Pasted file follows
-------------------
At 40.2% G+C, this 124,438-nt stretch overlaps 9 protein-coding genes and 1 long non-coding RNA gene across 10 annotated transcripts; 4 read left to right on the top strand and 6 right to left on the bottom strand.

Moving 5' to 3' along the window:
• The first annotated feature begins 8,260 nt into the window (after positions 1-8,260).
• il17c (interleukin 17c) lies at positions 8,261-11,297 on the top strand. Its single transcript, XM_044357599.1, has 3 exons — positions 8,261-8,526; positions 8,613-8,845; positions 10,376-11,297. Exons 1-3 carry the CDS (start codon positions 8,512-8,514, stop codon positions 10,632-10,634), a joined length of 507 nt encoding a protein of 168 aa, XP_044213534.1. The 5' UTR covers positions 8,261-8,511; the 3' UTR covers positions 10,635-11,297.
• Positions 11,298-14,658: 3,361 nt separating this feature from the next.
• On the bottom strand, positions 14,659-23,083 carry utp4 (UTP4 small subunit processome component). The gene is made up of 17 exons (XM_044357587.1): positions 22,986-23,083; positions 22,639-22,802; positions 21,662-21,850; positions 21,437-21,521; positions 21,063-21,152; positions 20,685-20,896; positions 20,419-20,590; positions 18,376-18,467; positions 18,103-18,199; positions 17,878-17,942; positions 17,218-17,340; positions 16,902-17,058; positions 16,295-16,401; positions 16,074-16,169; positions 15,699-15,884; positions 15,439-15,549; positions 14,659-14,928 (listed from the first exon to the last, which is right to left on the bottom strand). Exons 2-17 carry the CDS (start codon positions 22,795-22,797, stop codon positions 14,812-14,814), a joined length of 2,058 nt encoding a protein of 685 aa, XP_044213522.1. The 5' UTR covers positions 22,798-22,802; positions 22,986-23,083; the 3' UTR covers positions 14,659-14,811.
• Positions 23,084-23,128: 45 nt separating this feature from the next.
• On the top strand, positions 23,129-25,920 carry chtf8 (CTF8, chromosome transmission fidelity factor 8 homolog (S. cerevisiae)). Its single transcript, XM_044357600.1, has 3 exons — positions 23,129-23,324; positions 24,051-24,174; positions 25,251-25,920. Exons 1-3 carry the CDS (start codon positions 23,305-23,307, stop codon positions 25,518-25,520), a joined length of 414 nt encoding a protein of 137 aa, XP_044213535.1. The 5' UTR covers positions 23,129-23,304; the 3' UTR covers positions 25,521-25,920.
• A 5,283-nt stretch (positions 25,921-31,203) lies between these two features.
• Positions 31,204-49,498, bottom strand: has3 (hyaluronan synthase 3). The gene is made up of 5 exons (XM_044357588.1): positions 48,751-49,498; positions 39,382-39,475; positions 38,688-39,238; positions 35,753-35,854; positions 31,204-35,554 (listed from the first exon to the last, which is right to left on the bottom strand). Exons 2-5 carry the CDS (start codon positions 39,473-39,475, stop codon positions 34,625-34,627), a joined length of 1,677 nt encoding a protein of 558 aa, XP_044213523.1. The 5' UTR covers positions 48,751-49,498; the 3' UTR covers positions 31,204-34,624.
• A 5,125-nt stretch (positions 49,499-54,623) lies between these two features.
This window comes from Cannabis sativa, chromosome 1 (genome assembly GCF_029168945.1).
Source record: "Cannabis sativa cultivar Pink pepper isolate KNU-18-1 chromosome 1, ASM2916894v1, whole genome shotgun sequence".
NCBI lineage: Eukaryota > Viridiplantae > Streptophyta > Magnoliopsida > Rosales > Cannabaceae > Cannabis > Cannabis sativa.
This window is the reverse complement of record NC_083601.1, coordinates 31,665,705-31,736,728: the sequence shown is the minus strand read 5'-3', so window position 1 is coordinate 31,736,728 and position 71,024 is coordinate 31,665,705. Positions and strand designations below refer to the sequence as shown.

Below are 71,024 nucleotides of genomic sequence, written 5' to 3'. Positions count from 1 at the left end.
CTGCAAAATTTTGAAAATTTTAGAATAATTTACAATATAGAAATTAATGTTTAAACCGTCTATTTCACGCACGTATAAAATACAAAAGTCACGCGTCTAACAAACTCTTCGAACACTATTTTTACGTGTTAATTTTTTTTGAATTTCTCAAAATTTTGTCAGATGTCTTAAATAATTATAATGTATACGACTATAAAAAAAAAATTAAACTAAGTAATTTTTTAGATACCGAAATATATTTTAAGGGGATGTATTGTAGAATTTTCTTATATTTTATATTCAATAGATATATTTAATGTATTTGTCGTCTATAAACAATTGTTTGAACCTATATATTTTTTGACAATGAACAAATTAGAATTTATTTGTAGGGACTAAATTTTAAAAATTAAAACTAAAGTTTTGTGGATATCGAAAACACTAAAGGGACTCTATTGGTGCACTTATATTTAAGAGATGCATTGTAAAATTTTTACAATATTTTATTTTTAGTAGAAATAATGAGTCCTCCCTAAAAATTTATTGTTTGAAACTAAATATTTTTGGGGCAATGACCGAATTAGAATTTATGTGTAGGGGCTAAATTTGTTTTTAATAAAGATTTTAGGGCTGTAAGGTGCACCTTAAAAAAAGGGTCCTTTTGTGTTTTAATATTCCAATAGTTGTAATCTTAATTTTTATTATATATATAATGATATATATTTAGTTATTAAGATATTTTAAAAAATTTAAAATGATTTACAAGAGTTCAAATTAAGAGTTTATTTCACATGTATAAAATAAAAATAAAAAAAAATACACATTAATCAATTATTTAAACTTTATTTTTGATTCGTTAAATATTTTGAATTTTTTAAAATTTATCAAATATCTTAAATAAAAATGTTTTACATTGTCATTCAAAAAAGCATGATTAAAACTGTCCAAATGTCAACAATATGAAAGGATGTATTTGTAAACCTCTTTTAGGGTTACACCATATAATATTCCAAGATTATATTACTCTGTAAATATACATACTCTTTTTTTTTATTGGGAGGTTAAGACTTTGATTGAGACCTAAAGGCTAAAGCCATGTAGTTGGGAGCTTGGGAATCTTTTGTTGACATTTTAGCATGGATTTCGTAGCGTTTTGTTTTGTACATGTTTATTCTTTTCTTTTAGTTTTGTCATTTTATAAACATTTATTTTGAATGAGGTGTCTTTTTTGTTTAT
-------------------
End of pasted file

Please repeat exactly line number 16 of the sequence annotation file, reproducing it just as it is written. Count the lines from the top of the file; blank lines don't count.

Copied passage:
Below are 71,024 nucleotides of genomic sequence, written 5' to 3'. Positions count from 1 at the left end.